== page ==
If you've ever lain awake at night wondering what The Proclaimers looked like in drag, your dreams have come true. The video for the single 'Spinning Around In The Air' from their current album Like Comedy sees Scotland's most famous singing twins Craig and Charlie Reid – who play Dublin's Olympia Theatre tomorrow night – dolled up as two tipsy oul' biddies unrecognisable in blue-rinse barnets and old-school dresses.
It's the brothers Reid as you've never seen them before and is sure to put a smile on your face (you can check it out on YouTube). The video was directed by Little Britain star Matt Lucas, who himself has a cameo as the party-pooping cop who breaks up the (grand)mother of all 70th birthday parties.
"Matt did a great job," says Charlie, sitting beside Craig on a shiveringly cold morning in Dublin. "Somebody said I look like my mum a little . . . a much taller version! Matt has made his living dressing up – so when a guy who has made his living doing it suggests you do likewise, you gotta take it seriously."
Craig laughs at the memory of being (cross)dressed to kill.
"Clothes – couple of minutes; make-up – didn't take that long; but the wigs took forever! Putting stuff on over your head, then you pin your hair down, then getting the wig to stay on properly . . . I'll tell you something, my respect for pantomime dames has increased."
The new album sees Craig and Charlie in contemplative mood, older and wiser – but their blue-eyed soul still shines bright, especially on the tender ballads.
Twenty-five years after they released their unforgettable debut album This Is The Story, the brothers have plenty to celebrate. Recently, it was confirmed that the hit UK stage musical, Sunshine On Leith, centred around their blue-chip back catalogue, is set to get the big-screen treatment, with Billy Connolly and Annie Lennox mooted for leading roles.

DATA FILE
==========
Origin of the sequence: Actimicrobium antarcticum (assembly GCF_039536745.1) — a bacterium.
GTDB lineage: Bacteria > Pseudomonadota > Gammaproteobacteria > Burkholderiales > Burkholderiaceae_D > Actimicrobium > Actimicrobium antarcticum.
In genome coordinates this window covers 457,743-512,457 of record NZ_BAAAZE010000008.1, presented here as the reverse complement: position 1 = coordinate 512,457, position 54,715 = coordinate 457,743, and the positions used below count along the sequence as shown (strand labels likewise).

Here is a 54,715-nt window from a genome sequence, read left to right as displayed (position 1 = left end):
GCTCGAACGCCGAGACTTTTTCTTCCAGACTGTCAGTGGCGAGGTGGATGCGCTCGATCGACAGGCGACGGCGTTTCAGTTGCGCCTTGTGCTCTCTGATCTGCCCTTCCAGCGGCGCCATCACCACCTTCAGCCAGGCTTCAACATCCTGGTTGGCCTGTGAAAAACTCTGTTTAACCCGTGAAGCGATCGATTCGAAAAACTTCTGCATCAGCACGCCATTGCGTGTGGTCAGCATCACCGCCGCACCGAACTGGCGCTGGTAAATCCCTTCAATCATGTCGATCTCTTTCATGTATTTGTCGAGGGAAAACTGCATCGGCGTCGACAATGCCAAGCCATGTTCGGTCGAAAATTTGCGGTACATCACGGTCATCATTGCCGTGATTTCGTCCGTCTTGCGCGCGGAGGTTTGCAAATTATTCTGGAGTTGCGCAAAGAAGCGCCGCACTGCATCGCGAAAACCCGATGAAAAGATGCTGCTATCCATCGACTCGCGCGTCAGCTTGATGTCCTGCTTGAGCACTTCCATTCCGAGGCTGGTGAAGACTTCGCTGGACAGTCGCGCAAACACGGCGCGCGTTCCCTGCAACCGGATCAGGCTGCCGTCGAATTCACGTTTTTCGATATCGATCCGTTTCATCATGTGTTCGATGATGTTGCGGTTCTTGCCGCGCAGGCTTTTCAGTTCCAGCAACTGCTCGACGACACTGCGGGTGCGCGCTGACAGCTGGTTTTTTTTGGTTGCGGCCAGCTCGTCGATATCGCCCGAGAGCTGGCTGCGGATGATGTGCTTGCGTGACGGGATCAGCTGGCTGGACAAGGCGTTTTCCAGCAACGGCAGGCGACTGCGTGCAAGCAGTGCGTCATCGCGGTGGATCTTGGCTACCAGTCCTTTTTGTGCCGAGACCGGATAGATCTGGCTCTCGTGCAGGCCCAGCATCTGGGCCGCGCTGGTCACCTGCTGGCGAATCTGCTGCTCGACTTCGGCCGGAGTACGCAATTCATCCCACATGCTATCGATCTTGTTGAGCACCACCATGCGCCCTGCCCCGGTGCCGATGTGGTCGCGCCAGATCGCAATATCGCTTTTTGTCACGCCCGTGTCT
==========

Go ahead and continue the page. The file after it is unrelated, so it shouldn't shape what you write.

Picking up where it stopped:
Only hours after the interview ends, I check my Twitter feed to find Edinburgh novelist Irvine Welsh emotionally recounting the title track's lyrics line by line, declaring its genius. (The song also features in one of the most memorable scenes in his novel Trainspotting.)
Also, a double-album compilation culled from all nine of the Proclaimers' studio albums is being readied for release next year. Of course, their biggest hit by far is '500 Miles (I'm Gonna Be)', which has taken on a life of its own since it appeared on the seminal 1988 album Sunsine On Leith. The brothers say it opened a lot of doors.
"'500 Miles' is bigger than the band will ever be," says Craig. "We played at the Singapore Grand Prix back in September. We'd never be offered things like that if we'd not had a big hit record. The album went platinum because of it. Then the song went to No 1 in New Zealand, then Australia, then Canada. It didn't become a big hit in America for another three or four years. Then it took on a new lease of life. It grew into this unbelievable hit around 1999/2000. I wish we could write another one!"
"We were going to be in the States doing a tour," explains Charlie, "then we got three or four weeks' notice to come to the studio in LA and do the voiceover. We went in and saw how they made the animation and then they put us on."
On a more sombre note, another song by The Proclaimers which has profound resonances here is their classic tale detailing the pain of emigration, 'Letter From America'. Alas, it's become all too relevant again on this island.
"That song probably has a bigger connection in Ireland than anywhere outside Scotland – probably even bigger than Scotland," acknowledges Charlie. "It was always the most successful song we'd had until '500 Miles'. I thought the song had dated a lot – but you're right: it's come back, and it's come back for the same reasons it was written in the first place – mass emigration not out of choice to go and live in New Zealand for a few years, but out of necessity."
Another issue close to The Proclaimers' hearts is the future referendum in 2014 on whether Scotland should break away from the UK. The pair have always been unambiguous in their stance on the issue.
"Our politics haven't changed: we're left of centre, we are socialists, we believe that Scotland should be an independent nation," says Craig. "I feel the SNP (Scottish National Party) have done a remarkable job at holding on to social democratic principles at a time of great austerity: there is still free education for kids at school, there's still free personal care for the elderly. But these are interesting times."
The Proclaimers play Dublin's Olympia tomorrow night. Like Comedy is out now on Cooking Vinyl.